More changes to MHSAA Tournament competition will begin in 2024-25. The Council voted to add a team championship for girls wrestling to be awarded to the school with the most success in the girls bracket of the Individual Finals. A girls individual bracket was added for the 2021-22 season, and the team championship will be awarded based on individual finishes similarly to how boys team championships were awarded before the dual format Finals were created with the 1987-88 season. Also for 2024-25, the Council approved Basketball and Soccer Committee recommendations to seed the entire District tournaments in those sports using Michigan Power Ratings (MPR) data, which previously was used to seed only the top two teams in each bracket for girls and boys basketball and girls and boys soccer.

The Council also approved a classification change in football intended to protect the state’s smallest schools sponsoring the 11-player format. Continuing a conversation from its Winter Meeting in March, the Council approved a Football Committee recommendation to cap the enrollment of Division 8 schools at 250 students, and then divide the rest of the 11-player schools evenly to determine the enrollment lines for the other seven divisions. As more small schools have switched to 8-player, larger schools have shifted into Division 8 for 11-player – and this change guarantees Division 8 schools will play only similarly-small schools during the postseason, taking effect with the 2025-26 school year.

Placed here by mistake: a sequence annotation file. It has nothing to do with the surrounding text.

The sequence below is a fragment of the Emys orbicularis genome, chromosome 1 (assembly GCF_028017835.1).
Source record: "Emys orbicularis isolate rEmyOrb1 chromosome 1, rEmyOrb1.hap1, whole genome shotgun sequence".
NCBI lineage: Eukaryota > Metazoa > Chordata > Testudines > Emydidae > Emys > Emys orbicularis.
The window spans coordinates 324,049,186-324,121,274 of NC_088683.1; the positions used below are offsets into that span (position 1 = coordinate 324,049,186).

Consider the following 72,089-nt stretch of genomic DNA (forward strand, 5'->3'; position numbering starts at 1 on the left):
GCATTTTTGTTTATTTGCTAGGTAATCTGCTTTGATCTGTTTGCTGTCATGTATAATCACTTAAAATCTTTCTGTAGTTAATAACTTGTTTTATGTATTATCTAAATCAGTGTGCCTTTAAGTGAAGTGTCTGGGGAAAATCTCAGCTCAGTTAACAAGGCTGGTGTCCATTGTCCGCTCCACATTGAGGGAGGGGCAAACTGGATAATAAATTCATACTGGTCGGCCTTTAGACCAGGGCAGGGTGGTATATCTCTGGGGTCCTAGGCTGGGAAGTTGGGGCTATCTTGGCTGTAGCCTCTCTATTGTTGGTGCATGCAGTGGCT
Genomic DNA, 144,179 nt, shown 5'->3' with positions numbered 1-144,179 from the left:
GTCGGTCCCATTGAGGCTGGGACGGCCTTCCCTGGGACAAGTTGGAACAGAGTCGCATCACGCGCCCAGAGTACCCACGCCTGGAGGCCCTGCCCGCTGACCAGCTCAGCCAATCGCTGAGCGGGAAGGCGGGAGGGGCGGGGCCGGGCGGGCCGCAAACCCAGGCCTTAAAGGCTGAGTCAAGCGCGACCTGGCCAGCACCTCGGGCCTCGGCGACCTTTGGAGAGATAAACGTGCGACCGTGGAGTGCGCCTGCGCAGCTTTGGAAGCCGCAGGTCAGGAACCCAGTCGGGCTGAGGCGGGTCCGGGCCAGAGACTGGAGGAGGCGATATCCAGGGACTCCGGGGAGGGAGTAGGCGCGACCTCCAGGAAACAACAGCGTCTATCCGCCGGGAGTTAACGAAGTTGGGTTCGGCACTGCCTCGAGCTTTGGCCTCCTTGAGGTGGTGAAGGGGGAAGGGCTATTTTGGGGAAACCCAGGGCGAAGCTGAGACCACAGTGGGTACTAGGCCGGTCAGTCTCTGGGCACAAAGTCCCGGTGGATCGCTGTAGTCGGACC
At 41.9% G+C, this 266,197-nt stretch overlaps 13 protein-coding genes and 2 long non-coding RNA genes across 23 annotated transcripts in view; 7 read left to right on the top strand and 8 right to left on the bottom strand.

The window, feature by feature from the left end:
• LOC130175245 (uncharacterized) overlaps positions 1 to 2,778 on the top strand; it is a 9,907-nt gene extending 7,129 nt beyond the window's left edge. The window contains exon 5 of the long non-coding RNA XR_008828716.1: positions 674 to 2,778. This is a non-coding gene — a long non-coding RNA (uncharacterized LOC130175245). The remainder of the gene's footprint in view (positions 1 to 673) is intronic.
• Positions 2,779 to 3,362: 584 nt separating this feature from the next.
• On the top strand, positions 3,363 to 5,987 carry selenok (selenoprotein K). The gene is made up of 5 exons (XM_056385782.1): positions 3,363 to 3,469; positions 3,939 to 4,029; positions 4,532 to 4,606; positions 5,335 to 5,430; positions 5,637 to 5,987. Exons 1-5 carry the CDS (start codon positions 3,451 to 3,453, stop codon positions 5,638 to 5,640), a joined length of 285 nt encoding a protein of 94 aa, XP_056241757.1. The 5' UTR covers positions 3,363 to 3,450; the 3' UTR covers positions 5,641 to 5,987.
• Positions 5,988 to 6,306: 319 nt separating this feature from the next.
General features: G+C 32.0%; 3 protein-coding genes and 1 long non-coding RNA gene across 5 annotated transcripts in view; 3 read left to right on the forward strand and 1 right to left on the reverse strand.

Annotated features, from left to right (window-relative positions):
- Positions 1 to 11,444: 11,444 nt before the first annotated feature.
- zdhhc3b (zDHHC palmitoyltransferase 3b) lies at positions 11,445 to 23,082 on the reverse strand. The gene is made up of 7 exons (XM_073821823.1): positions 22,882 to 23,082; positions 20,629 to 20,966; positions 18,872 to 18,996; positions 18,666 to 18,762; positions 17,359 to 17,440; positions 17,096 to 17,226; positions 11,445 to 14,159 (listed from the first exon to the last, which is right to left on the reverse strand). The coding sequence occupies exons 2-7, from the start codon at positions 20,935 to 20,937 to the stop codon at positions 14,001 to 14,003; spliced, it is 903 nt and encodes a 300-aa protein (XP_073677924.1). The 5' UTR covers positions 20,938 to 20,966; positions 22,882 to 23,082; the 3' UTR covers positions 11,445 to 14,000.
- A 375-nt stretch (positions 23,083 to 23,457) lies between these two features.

To continue supporting schools providing teams at multiple levels despite low participation, the Council voted to allow athletes in two more sports to compete on teams at two levels on the same day. The Council approved a Bowling Committee recommendation allowing bowlers to participate in subvarsity and varsity competition on the same day, provided the events are separate – bowlers may still be listed on only one match roster and bowl for one team during each event – and also approved a Girls Lacrosse Committee recommendation to allow athletes to play in no more than five quarters in one day, with overtime an extension of the fourth quarter. At multi-team girls lacrosse tournaments where both school teams are playing, an athlete would be allowed to play in as many halves or quarters as what the school’s highest team level that day is playing.

The Council bolstered the penalty for inappropriate behavior toward game officials, approving an Officials Review Committee recommendation modifying the penalty for any coach or athlete who is ejected for spitting at, hitting, slapping, kicking, pushing or intentionally and/or aggressively physically contacting a game official at any time during that competition or after being ejected. The offending coach or athlete shall be suspended from competition for the next 14 calendar days and must complete an online sportsmanship course. The offending coach also will not be eligible to coach in the MHSAA Tournament for that sport during that season, nor be allowed to be present at the site or within sight, sound or communication of a tournament event for that team.

Here is a summary of other notable actions taken by the Representative Council at the Spring Meeting, which will take effect during the 2024-25 school year unless noted: